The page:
Wulfric and the Snow Elf, V. VII

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VII. The Curses
(In which Saarthal burns, Ysgramor vows vengeance, and curses are spoken.)

Sorrow! Sorrow! Dwarf-sword strikes true
Even when I do not wish it
Now my sword-tip flips up strikes true
To the snow-bent Stranger’s armpit

Shallow, shallow strikes the Dwarf-sword
Stranger Nerrem lord of Falmer
Slowly dying elf-lord outpoured
Frost-fire on the winter fodder

Wailing in the eerie elf-light
Over burning of his young-son
Even Saarthal’s stone-walls ignite
Now the city, once proud, undone

“Flee, oh flee my sons and servants
Flee, oh flee unto the wood-walls
To the safety of long serpents
Hear the cries as elder wood calls

“By the Falmer star-eye stolen
Solid words that will not alter
Next Ysgramor, word unbroken
Solid will be solemn promise

“Go back, go back, calls the man-half
Go back, go back, calls the drake-calf
Come back, come back, calls the man-half
Come back, come back, calls the drake-calf

“We return to tear asunder
Every elf and every glacier
My companions here are numbered
Once and twice for their two natures

“We return to bury Saarthal
Cities smothered never burn down
Make a barrow fit for elf-thrall
Fit for Kyne’s blood wearing no crown

“We return with our long serpents
Slay at last our fine scale brothers
Take elves with us in our descent
Sate at last our ordered hungers”

“Wulfric, Falmer princess cursed thus
Arkay’s mercy now divided*
Cursed they are to walk the Mundus
Cursed they are until united

“What chance they, when one a snail-man?
What chance they, when one a hill-witch?
What chance they, when one a snake-man?
What chance they, when one a fur-snitch?”
Translator’s Notes: Thus ends the epic of Wulfric and the Snow-Elf. Hopefully this translation helps future scholars and poets more perfectly reproduce the original epic in its full glory. This last section has some of the most clear to translate, but most controversial passages. Individually the words are plain, but the phrases are obscure or meaningless. Some debates are pointless (for instance, ‘long serpents’ clearly refers to ships, not sea monsters), but others are genuinely unresolved. As I have no strong opinion from a translator’s perspective, I will have to leave them unresolved.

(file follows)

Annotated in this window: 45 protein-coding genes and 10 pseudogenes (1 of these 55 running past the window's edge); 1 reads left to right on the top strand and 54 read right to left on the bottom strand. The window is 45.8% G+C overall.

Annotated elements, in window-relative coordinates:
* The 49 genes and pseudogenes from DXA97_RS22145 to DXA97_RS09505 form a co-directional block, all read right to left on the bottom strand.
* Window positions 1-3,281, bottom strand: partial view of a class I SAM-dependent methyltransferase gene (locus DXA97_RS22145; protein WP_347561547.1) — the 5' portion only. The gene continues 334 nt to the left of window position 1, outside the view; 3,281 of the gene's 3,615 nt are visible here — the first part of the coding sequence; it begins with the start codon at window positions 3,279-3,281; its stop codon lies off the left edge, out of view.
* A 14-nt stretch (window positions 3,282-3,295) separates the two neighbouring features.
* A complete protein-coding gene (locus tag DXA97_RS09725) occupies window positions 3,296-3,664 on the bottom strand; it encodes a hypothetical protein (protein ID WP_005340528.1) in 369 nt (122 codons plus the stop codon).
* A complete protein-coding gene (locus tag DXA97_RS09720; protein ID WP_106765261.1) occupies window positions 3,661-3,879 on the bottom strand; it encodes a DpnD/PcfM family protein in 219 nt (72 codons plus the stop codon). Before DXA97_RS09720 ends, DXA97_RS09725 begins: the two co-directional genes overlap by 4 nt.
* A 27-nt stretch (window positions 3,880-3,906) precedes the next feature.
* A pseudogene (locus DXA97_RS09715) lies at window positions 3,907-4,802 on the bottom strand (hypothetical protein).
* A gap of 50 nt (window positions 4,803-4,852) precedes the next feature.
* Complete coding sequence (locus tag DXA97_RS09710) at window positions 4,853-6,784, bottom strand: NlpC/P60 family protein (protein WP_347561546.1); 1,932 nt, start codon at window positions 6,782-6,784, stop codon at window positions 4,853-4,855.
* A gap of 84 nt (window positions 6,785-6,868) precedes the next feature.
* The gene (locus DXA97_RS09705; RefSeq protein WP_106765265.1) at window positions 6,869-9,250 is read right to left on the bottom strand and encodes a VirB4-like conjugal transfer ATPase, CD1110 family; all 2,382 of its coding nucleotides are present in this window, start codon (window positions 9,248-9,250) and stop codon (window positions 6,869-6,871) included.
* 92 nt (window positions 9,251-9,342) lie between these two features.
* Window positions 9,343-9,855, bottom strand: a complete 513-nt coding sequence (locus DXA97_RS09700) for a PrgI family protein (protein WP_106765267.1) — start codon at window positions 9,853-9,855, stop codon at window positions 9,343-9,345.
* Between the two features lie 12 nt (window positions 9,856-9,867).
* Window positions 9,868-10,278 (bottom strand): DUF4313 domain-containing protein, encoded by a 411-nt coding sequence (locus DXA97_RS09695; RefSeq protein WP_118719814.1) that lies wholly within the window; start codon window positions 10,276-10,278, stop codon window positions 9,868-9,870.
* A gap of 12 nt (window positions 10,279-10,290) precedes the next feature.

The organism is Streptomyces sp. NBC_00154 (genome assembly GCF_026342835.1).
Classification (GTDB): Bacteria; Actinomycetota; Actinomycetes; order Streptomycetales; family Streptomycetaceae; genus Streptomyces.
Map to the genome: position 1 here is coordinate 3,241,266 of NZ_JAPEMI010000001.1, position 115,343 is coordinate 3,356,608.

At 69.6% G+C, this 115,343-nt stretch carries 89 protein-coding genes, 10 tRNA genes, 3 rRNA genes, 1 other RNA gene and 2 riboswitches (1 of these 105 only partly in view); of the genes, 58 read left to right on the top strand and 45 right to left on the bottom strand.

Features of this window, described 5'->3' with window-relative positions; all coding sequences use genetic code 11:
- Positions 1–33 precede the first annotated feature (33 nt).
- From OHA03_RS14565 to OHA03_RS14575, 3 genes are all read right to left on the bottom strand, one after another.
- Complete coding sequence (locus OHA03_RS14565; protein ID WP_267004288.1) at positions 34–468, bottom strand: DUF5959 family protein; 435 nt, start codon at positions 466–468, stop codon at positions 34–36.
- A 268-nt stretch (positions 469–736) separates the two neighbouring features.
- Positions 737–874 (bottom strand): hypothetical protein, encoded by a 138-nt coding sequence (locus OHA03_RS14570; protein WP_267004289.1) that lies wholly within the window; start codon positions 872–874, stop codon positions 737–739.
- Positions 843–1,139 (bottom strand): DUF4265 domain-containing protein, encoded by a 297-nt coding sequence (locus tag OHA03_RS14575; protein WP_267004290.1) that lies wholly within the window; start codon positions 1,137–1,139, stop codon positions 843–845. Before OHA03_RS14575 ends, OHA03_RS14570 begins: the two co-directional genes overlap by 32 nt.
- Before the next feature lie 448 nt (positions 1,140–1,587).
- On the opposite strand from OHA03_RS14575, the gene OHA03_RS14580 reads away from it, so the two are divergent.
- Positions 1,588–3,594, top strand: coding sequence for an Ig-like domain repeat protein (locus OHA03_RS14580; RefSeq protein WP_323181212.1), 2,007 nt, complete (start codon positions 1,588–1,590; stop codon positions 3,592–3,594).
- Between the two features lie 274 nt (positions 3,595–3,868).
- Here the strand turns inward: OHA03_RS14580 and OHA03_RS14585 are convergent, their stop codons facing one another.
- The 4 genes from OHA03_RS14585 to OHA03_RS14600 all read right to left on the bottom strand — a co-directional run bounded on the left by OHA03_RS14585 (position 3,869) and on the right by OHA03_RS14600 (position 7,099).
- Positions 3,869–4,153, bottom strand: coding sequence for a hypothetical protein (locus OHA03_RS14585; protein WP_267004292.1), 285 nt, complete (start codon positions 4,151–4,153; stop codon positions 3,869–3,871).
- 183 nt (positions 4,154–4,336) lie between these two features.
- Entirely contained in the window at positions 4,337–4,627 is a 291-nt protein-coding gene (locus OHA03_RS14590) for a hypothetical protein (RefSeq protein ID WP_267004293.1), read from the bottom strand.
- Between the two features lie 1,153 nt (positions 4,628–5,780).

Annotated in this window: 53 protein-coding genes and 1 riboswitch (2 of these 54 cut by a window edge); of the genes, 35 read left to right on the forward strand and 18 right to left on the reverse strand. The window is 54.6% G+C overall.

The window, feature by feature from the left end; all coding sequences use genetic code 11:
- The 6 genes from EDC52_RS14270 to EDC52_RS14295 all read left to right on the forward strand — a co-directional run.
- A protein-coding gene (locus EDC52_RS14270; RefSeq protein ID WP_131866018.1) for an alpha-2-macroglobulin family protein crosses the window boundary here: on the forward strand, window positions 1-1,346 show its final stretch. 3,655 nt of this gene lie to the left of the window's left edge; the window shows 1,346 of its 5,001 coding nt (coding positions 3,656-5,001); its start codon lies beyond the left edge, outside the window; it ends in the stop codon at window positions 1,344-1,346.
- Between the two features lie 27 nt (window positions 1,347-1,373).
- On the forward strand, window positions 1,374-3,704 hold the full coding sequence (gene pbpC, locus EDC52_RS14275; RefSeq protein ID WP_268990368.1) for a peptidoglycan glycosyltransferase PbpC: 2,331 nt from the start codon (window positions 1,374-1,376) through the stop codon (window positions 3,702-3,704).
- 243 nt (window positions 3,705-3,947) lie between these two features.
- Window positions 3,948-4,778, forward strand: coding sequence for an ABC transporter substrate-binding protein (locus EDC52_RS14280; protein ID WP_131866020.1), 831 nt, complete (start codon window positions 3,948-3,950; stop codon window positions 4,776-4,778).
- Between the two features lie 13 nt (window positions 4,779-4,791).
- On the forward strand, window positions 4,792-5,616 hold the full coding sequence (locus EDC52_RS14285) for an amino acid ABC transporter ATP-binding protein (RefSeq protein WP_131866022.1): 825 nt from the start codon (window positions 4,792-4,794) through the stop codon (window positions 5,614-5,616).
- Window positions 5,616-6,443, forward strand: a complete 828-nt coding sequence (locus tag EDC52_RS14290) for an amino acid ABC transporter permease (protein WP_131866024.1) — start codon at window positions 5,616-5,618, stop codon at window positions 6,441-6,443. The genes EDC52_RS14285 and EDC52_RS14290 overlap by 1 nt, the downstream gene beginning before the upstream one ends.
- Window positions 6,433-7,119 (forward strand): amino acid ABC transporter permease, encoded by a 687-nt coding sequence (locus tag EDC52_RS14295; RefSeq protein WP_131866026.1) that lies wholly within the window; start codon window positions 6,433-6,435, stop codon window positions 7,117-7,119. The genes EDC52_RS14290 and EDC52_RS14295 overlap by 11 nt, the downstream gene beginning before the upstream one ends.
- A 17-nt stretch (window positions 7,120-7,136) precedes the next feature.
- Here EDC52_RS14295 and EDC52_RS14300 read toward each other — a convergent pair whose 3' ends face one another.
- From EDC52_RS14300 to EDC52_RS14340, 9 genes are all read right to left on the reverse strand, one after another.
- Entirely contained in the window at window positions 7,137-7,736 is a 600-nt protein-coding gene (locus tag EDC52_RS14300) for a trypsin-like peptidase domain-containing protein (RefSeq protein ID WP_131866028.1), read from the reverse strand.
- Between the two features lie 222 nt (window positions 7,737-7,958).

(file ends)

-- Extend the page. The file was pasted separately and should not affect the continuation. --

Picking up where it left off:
*Literally, they were split from Arkay’s Law, and cannot die a natural death. Some more recent versions expand on the last verse, giving brief vignettes of Wulfric and Eormi born far apart and in different bodies such that they can never meet. The entirety of Kyne’s speech is a latter addition (perhaps as late as the middle of the Second Era, as is obvious with the reference to Arkay). In even more recent versions, Kyne’s speech is much longer with several verses condemning the Snow-Elves and justifying (or commanding) the Return. I omitted most of the more recent versions as they are poorly written and add little the tale.

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